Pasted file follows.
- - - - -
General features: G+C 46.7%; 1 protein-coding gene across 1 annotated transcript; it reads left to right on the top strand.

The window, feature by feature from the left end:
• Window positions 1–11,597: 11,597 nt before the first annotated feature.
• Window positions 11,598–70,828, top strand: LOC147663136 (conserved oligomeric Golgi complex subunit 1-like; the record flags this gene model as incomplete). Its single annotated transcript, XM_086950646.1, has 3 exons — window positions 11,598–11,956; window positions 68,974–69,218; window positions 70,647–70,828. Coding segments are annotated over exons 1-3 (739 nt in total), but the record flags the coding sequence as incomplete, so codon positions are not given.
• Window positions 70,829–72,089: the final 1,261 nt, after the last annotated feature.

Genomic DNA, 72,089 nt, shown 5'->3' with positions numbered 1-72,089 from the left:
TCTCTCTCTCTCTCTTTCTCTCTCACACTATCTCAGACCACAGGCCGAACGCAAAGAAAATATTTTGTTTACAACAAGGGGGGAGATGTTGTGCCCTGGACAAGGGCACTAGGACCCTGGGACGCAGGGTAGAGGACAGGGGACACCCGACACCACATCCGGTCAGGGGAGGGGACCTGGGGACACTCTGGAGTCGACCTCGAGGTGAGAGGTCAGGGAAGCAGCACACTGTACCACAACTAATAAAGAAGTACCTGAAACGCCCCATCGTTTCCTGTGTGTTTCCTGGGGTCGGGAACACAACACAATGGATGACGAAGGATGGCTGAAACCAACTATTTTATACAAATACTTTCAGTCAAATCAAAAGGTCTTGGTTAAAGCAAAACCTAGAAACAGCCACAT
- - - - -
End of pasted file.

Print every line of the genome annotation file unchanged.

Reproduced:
General features: G+C 46.7%; 1 protein-coding gene across 1 annotated transcript; it reads left to right on the top strand.

The window, feature by feature from the left end:
• Window positions 1–11,597: 11,597 nt before the first annotated feature.
• Window positions 11,598–70,828, top strand: LOC147663136 (conserved oligomeric Golgi complex subunit 1-like; the record flags this gene model as incomplete). Its single annotated transcript, XM_086950646.1, has 3 exons — window positions 11,598–11,956; window positions 68,974–69,218; window positions 70,647–70,828. Coding segments are annotated over exons 1-3 (739 nt in total), but the record flags the coding sequence as incomplete, so codon positions are not given.
• Window positions 70,829–72,089: the final 1,261 nt, after the last annotated feature.

Genomic DNA, 72,089 nt, shown 5'->3' with positions numbered 1-72,089 from the left:
TCTCTCTCTCTCTCTTTCTCTCTCACACTATCTCAGACCACAGGCCGAACGCAAAGAAAATATTTTGTTTACAACAAGGGGGGAGATGTTGTGCCCTGGACAAGGGCACTAGGACCCTGGGACGCAGGGTAGAGGACAGGGGACACCCGACACCACATCCGGTCAGGGGAGGGGACCTGGGGACACTCTGGAGTCGACCTCGAGGTGAGAGGTCAGGGAAGCAGCACACTGTACCACAACTAATAAAGAAGTACCTGAAACGCCCCATCGTTTCCTGTGTGTTTCCTGGGGTCGGGAACACAACACAATGGATGACGAAGGATGGCTGAAACCAACTATTTTATACAAATACTTTCAGTCAAATCAAAAGGTCTTGGTTAAAGCAAAACCTAGAAACAGCCACAT